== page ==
Long-term Mortality after Growth Hormone Treatment in Childhood

A French Study on the Effects of Growth Hormone Deficiency Treatment

Growth Hormone Word CloudThe Safety and Appropriateness of Growth Hormone Treatments in Europe (SAGhE) is a study looking at the long-term effects on the health of patients who were treated with growth hormone (GH) in childhood.  It looks specifically at children who had treatment with recombinant GH in France, and it evaluates the long-term mortality of those children.

The results of the study were published online January 11, 2012; the article also appeared in the February 2012 edition of the Journal of Clinical Endocrinology & Metabolism.  The article is “Long-Term Mortality after Recombinant Growth Hormone Treatment for Isolated Growth Hormone Deficiency or Childhood Short Statue:  Preliminary Report of the French SAGhE Study.”

The population-based cohort study involved 6,928 children with idiopathic isolated growth hormone deficiency (n = 5,162), neurosecretory dysfunction (n = 534), idiopathic short stature (n = 871), or born short for gestational age (n = 335).  Those children started GH treatment between 1985 and 1996.  In September 2009, follow-up data on vitals were available for 94.7% of those patients.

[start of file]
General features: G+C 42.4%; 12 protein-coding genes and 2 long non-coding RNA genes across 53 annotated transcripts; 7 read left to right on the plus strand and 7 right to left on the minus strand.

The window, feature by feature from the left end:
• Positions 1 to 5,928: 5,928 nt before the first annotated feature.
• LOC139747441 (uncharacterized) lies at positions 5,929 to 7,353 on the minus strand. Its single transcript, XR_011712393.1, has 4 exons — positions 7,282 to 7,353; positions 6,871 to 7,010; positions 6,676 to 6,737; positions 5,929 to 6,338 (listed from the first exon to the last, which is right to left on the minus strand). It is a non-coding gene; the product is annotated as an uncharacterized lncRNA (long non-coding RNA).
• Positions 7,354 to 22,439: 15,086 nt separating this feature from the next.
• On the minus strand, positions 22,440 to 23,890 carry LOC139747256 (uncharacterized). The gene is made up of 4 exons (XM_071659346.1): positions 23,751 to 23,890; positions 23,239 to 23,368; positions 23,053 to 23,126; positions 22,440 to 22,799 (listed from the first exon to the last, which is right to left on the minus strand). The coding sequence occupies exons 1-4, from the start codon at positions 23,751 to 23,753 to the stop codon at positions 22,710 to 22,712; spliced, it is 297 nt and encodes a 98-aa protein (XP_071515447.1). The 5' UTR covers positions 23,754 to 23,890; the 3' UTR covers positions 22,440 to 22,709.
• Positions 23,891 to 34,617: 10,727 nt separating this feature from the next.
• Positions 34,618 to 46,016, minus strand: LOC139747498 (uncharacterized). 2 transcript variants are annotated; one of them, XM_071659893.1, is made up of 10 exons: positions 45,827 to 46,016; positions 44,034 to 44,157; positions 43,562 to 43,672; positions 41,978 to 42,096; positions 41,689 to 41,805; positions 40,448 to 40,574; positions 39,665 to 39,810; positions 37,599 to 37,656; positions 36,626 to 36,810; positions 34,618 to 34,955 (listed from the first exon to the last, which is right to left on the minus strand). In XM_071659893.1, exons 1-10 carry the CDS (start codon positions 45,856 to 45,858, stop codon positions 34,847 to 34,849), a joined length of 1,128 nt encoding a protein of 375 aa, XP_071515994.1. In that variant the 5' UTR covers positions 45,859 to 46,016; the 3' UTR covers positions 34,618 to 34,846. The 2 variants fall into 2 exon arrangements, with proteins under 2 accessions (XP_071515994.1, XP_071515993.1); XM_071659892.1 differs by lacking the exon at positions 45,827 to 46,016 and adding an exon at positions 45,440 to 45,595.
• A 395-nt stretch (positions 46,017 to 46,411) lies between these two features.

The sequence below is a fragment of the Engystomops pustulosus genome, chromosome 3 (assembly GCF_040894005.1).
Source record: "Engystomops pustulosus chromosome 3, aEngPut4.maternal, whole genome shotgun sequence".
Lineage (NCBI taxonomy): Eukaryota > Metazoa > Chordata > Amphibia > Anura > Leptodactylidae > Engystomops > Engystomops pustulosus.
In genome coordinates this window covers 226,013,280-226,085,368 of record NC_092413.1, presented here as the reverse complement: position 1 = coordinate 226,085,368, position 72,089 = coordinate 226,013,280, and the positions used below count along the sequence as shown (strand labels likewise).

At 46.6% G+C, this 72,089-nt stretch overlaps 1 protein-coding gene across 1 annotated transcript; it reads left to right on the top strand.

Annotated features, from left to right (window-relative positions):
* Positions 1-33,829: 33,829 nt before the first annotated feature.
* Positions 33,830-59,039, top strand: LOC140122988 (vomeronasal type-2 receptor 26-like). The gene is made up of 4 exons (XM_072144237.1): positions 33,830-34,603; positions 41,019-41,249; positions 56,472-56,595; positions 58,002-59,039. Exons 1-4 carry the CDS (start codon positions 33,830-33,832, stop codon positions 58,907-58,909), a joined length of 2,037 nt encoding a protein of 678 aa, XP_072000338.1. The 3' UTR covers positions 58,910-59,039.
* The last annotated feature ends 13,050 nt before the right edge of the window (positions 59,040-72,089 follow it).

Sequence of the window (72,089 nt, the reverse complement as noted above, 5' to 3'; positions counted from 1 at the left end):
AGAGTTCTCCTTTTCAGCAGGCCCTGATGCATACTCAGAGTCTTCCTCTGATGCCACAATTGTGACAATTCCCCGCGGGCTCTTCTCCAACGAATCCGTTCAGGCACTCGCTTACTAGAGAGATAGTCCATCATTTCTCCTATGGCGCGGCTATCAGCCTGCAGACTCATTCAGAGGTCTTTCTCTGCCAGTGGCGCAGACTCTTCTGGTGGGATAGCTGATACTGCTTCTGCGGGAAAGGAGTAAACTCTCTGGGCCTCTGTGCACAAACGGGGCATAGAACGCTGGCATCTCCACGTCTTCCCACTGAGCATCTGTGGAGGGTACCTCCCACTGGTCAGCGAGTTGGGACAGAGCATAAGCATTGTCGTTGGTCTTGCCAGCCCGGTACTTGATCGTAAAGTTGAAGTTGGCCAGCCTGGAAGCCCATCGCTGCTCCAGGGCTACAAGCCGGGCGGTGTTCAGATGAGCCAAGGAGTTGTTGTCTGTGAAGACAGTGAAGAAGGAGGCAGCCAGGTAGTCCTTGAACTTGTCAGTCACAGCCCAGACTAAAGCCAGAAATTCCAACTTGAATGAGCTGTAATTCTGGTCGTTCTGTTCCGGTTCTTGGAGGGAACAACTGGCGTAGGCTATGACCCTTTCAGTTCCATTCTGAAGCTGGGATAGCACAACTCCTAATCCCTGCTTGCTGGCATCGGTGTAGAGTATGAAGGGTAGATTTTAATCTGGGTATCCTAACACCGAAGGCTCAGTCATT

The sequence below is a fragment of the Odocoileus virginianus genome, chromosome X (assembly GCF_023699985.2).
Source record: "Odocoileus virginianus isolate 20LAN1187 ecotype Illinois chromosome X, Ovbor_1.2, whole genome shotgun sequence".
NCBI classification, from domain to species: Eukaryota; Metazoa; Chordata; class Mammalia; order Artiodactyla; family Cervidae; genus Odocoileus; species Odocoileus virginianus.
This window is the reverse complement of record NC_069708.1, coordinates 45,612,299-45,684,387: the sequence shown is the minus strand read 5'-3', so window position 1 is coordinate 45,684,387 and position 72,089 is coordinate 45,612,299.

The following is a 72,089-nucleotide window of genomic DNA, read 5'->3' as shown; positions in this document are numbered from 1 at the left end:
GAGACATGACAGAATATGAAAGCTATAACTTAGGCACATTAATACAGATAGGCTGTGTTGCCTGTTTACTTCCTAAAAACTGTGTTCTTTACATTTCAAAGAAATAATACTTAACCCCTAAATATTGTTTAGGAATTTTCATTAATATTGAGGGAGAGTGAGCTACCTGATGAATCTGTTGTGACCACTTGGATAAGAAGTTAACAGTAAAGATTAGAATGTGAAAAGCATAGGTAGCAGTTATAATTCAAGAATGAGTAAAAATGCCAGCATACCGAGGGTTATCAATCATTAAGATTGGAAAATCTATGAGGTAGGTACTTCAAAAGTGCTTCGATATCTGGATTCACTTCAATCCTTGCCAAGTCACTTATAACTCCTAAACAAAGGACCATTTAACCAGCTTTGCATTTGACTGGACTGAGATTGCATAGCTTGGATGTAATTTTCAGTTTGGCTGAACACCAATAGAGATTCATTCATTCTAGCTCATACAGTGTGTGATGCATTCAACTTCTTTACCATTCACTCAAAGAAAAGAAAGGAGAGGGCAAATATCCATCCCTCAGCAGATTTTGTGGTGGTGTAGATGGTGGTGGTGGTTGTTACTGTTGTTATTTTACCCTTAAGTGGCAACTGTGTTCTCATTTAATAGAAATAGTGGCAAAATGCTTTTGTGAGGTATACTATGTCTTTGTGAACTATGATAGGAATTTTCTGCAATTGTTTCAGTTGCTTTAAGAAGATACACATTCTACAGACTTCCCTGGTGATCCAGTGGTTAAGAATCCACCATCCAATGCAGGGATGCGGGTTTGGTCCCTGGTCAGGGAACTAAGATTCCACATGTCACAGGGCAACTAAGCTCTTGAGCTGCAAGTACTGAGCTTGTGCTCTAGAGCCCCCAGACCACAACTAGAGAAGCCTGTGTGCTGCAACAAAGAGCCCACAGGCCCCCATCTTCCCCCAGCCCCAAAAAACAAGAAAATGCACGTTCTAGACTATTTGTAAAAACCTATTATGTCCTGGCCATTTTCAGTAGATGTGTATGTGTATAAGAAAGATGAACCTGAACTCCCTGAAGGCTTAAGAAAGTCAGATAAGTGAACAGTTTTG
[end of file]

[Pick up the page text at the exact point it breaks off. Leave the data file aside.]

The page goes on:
The researchers looked at the following main outcome measures:

  • All-cause mortality
  • Cause-specific mortality

It was seen that all-cause mortality was increased in those patients treated with GH—standardized mortality ratio (SMR) 1.33, confidence interval (CI) 95%; 1.08-1.64.  The researchers also did a multivariate analysis adjusted for height, and in that, they found that the use of growth hormone doses > 50 μg/kg was associated with mortality rates when using external and internal references (SMR 2.94, CI 95%; 1.22-7.07, hazard ratio 2.79, CI 95%; 1.14-6.82).

However, all type cancer-related mortality was not increased with GH treatment, but bone tumor-related mortality was increased (SMR 5.00, CI 95%; 1.01-14.63).

There was an increase in mortality related to circulatory system disease (SMR 3.07, CI 95%; 1.40-5.83) or related to subarachnoid or intracerebral hemorrhage (SMR 6.66, CI 95%; 1.79-17.05).

At the end of this preliminary report on SAGhE, the researchers concluded that mortality rates were increased in patients treated with recombinant growth hormone in childhood.  This increase was particularly seen in those patients who received the highest doses.  Because of these findings, the need for more long-term studies on mortality and morbidity in patients treated with growth hormone is clear.

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